The use of double-dose proton pump inhibitors (PPIs) for initial management of upper gastrointestinal (UGI) symptoms is common, though little evidence supports this practice. The aim of this study was to determine whether initial prescription of double-dose PPIs in outpatients with UGI complaints is superior to standard-dose PPIs prescription in reducing resource utilization. Patients in the Manitoba Health database prescribed double-dose PPIs were matched to individuals prescribed PPIs at standard doses. UGI-related inpatient and outpatient resource utilization and prescription drug usage were compared for both groups over the following year. Cases and controls had a similar duration of PPI use, and no difference in either UGI-related outpatient visits or UGI-related hospital admissions. Twelve-month UGI related costs were higher for double-dose PPI users. Initial therapy with double-dose PPIs does not reduce GI-related resource utilization. Prescription of double-dose PPIs as initial therapy for upper gastrointestinal symptoms should be discouraged.
Liver transplantation is a highly effective treatment for end-stage liver disease. However, there is debate over the practice of liver transplantation in older recipients (age = 60 years) given the relative shortage of donor grafts, worse post-transplantation survival, and concern that that older patients may utilize excess resources postoperatively, thus threatening the economic feasibility of the procedure.
To determine if patients = 60 years of age utilize more health resources following liver transplantation compared with younger patients.
Consecutive adult patients who underwent primary liver transplantation (n = 208) at a single center were studied over a 2.5-year period. Data were collected on clinico-demographic characteristics and resource utilization. Descriptive statistics, including means, standard deviations, or frequencies were obtained for baseline variables. Patients were stratified into 2 groups: age = 60 years (n = 51) and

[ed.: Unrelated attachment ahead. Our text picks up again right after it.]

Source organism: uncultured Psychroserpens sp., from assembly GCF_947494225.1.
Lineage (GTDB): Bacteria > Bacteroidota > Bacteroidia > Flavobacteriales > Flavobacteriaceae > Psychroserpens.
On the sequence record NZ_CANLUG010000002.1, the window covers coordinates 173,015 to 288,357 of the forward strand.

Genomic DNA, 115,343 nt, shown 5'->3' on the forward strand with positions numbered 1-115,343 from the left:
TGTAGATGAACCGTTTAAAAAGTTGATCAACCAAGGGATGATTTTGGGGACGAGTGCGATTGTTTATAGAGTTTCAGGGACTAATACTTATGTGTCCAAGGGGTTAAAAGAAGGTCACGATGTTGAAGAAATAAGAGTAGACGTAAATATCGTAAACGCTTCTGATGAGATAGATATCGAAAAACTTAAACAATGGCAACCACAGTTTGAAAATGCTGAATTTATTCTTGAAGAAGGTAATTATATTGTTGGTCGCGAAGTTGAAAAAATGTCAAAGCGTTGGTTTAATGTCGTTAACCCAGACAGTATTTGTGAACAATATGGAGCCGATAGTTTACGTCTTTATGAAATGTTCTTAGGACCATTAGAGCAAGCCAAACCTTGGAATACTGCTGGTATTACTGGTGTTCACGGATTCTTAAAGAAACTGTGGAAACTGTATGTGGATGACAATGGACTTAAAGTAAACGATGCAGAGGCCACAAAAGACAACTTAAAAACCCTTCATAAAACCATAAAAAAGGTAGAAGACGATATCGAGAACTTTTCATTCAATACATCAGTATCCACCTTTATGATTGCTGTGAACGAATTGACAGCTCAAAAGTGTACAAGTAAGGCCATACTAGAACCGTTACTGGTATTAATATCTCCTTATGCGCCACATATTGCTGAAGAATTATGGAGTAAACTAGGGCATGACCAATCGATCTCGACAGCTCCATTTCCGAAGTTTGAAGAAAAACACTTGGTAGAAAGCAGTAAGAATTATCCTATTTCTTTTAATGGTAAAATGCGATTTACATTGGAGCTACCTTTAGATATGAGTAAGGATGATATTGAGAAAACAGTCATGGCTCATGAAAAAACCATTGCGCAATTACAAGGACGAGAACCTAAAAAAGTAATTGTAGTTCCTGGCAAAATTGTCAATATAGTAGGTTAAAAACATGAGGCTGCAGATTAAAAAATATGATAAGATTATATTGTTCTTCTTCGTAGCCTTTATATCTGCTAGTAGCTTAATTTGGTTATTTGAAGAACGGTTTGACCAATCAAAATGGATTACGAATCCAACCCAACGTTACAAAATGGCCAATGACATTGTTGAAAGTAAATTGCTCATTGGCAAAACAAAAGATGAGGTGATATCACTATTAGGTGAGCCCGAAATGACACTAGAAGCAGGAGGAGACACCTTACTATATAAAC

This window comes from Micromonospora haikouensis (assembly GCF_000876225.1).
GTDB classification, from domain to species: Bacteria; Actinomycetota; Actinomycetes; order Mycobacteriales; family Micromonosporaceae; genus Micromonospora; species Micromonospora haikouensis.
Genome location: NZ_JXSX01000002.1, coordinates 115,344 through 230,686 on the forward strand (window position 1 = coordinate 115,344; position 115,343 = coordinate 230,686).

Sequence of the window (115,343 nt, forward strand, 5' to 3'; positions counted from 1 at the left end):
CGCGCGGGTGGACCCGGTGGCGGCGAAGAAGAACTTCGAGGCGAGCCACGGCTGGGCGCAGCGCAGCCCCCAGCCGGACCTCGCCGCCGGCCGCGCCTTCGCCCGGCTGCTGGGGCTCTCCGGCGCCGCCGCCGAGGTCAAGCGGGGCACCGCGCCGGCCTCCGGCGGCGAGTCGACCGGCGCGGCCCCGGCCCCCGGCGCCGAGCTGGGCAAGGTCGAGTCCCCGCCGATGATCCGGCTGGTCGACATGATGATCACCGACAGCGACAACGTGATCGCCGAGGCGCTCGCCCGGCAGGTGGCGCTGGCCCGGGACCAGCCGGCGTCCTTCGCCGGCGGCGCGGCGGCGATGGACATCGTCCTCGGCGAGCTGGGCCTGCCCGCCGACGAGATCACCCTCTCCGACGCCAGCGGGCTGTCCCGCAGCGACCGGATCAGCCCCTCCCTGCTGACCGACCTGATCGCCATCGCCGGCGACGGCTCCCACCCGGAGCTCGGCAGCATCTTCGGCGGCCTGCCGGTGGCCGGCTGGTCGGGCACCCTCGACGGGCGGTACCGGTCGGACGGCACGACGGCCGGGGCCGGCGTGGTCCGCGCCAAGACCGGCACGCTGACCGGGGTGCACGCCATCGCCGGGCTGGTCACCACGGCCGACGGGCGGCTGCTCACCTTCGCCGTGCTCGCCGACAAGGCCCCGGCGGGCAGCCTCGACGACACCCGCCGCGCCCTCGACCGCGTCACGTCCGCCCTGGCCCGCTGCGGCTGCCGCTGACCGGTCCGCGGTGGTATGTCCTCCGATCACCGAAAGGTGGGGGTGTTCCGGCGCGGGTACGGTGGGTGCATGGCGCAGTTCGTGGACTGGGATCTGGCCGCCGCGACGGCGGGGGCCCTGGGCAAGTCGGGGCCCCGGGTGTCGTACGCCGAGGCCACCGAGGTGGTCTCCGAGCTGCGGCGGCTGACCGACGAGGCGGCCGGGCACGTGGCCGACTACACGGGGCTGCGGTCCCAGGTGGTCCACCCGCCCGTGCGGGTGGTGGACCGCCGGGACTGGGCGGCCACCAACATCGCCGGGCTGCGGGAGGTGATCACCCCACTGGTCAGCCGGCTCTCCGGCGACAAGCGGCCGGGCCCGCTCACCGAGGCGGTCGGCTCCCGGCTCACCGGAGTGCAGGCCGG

This one-year study investigated whether the Manitoba Provincial Health Contact program for congestive heart failure (CHF) is a cost-effective intervention relative to the standard treatment.
Individual patient-level, randomized clinical trial of cost-effective model using data from the Health Research Data Repository at the Manitoba Centre for Health Policy, University of Manitoba.
A total of 179 patients aged 40 and over with a diagnosis of CHF levels II to IV were recruited from Winnipeg and Central Manitoba and randomized into three treatment groups: one receiving standard care, a second receiving Health Lines (HL) intervention and a third receiving Health Lines intervention plus in-house monitoring (HLM). A cost-effectiveness study was conducted in which outcomes were measured in terms of QALYs derived from the SF-36 and costs using 2005 Canadian dollars. Costs included intervention and healthcare utilization. Bootstrap-resampled incremental cost-effectiveness ratios were computed to take into account the uncertainty related to small sample size.